President Obama may have described the waves of tens of thousands of migrant families flooding the southern border as a "humanitarian crisis," but it is a humanitarian crisis entirely of his own creation and one which he could end tomorrow if he wanted to. The Los Angeles Times reports:
President Obama and his aides have repeatedly sought to dispel the rumors driving thousands of children and teens from Central America to cross the U.S. border each month with the expectation they will be given a permiso and allowed to stay.
But under the Obama administration, those reports have proved increasingly true.
The number of immigrants under 18 who were deported or turned away at ports of entry fell from 8,143 in 2008, the last year of the George W. Bush administration, to 1,669 last year, according to Immigration and Customs Enforcement data released under a Freedom of Information Act request.
Similarly, about 600 minors were ordered deported each year from nonborder states a decade ago. Ninety-five were deported last year, records show, even as a flood of unaccompanied minors from Central America — five times more than two years earlier — began pouring across the Southwest border.
This drop in deportations is driven entirely by policy decisions made by Obama. From 2010 through today, the Obama administration has released a series of memos directing Immigrations and Customs Enforcement officials not to enforce our nation's immigration laws.
Obama's June 2012 Deferred Action for Childhood Arrivals program (which also gave certain illegal immigrants the ability to obtain a work permit, get a Social Security number, and apply for a driver’s license) is just the most public and promoted of these efforts.
In each of these cases, Obama has said his inherent enforcement powers as president, coupled with a lack of resources, allows him to pick and choose which immigration laws will actually be enforced.
Enter the 2008 William Wilberforce Trafficking Victims Protection Reauthorization Act which requires border officials to send child migrants to the Department of Health and Human Services for processing. These migrants are also allowed to seek an asylum hearing before an immigration judge which takes time. Till then, most of the migrants are simply released in the United States and never sent home.
But not all migrants are taken in for processing. Again, from The Los Angeles Times:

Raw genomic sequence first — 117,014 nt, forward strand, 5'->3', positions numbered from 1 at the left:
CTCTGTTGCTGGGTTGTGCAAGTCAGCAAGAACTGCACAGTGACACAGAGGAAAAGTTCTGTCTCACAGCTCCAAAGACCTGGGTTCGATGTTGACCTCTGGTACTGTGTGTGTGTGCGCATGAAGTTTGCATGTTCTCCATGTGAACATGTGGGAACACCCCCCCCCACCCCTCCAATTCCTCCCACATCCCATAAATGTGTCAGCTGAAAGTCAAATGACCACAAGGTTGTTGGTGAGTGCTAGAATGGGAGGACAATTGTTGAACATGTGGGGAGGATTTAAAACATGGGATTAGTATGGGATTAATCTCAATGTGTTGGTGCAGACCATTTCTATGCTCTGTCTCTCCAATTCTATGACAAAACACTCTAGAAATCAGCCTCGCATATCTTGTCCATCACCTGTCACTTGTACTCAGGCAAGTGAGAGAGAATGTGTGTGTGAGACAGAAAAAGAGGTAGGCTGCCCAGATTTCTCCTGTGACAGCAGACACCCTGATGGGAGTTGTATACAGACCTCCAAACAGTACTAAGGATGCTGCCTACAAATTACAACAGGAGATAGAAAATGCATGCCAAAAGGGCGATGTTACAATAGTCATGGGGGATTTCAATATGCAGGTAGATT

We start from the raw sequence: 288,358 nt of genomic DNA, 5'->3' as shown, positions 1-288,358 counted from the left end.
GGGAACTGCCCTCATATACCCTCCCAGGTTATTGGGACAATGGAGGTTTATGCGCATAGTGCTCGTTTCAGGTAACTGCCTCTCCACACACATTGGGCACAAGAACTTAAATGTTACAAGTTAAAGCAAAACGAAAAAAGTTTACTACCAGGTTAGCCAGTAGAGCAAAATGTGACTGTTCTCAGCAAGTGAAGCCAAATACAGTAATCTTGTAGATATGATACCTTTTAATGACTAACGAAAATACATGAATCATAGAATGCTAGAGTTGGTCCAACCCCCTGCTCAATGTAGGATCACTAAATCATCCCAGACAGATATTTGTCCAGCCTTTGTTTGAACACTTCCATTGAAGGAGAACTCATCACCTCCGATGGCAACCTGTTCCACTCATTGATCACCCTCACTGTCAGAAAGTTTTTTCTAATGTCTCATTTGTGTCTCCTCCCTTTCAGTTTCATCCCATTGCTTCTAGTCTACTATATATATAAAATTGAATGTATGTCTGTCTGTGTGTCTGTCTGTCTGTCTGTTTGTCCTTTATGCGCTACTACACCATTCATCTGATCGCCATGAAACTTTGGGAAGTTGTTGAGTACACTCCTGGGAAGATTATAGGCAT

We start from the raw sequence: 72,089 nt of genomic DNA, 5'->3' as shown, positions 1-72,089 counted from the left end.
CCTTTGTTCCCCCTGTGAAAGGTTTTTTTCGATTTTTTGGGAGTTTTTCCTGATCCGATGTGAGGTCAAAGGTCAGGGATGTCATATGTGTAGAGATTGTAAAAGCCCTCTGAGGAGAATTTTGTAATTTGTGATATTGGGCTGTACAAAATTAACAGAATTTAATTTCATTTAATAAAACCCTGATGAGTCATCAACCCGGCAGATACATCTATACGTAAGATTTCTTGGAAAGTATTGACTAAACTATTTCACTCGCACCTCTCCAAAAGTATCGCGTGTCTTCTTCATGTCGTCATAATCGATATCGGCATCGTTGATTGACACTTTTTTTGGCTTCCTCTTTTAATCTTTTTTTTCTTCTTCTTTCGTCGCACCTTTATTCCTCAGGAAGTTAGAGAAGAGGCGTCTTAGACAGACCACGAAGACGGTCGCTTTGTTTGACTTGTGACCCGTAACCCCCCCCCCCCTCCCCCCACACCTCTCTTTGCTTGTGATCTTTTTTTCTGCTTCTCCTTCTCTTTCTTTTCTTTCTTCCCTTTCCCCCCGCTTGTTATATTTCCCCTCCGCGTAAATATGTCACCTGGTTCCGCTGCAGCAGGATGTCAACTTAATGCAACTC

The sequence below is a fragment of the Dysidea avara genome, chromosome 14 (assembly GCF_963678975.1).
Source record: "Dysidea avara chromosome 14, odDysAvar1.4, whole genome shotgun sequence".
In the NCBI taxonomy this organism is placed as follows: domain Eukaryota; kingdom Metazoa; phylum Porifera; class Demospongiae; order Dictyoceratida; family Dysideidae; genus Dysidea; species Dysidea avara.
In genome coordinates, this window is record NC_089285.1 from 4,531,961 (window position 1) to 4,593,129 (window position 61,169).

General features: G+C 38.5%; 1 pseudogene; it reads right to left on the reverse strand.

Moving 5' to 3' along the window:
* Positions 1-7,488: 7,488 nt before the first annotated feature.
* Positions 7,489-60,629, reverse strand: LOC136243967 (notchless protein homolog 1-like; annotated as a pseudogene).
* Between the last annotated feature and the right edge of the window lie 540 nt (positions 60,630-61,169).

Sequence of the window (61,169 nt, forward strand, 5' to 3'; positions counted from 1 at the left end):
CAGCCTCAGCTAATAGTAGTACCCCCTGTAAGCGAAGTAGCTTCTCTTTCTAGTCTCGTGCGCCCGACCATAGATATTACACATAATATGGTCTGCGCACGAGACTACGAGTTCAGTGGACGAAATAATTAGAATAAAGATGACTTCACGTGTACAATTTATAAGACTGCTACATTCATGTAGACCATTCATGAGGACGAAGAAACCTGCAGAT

Most of the minors are being held in Border Patrol stations in Texas and Arizona, and in emergency facilities set up by the Department of Health and Human Services on military bases and other sites. About 11,000, however, were from Mexico and were swiftly bused back across the border, as the law allows.
So Obama does have the capability to bus migrants back across the border. His administration is currently doing exactly that for Mexican migrants who illegally cross the border. But Obama is choosing not to bus back migrants form countries other than Mexico.
Yes, current immigration law as written does require ICE to process OTM migrants. But current immigration law also requires ICE to deport illegal immigrants found inside the United States. If Obama can ignore current immigration law on deportations, he can also ignore the Trafficking Victims Protection Reauthorization Act. In other words, if Obama's DACA program and other lax immigration enforcement policies are legal, then it is also legal for him to turn away those migraines flooding the border today.
But Obama does not want to solve the current border crisis. He wants the crisis to get bigger so he can use it to force the Republican Congress to negotiate on immigration. That is why he is asking for a change to the Trafficking Victims Protection Reauthorization Act. Obama believes that if he can get House Republicans to change that law, then Democrats can tack on their much larger amnesty to the bill when it goes through the Senate.
Republicans can not play Obama's selective enforcement game. Obama unilaterally rewrote immigration law into this crisis, he can unilaterally rewrite himself out of it.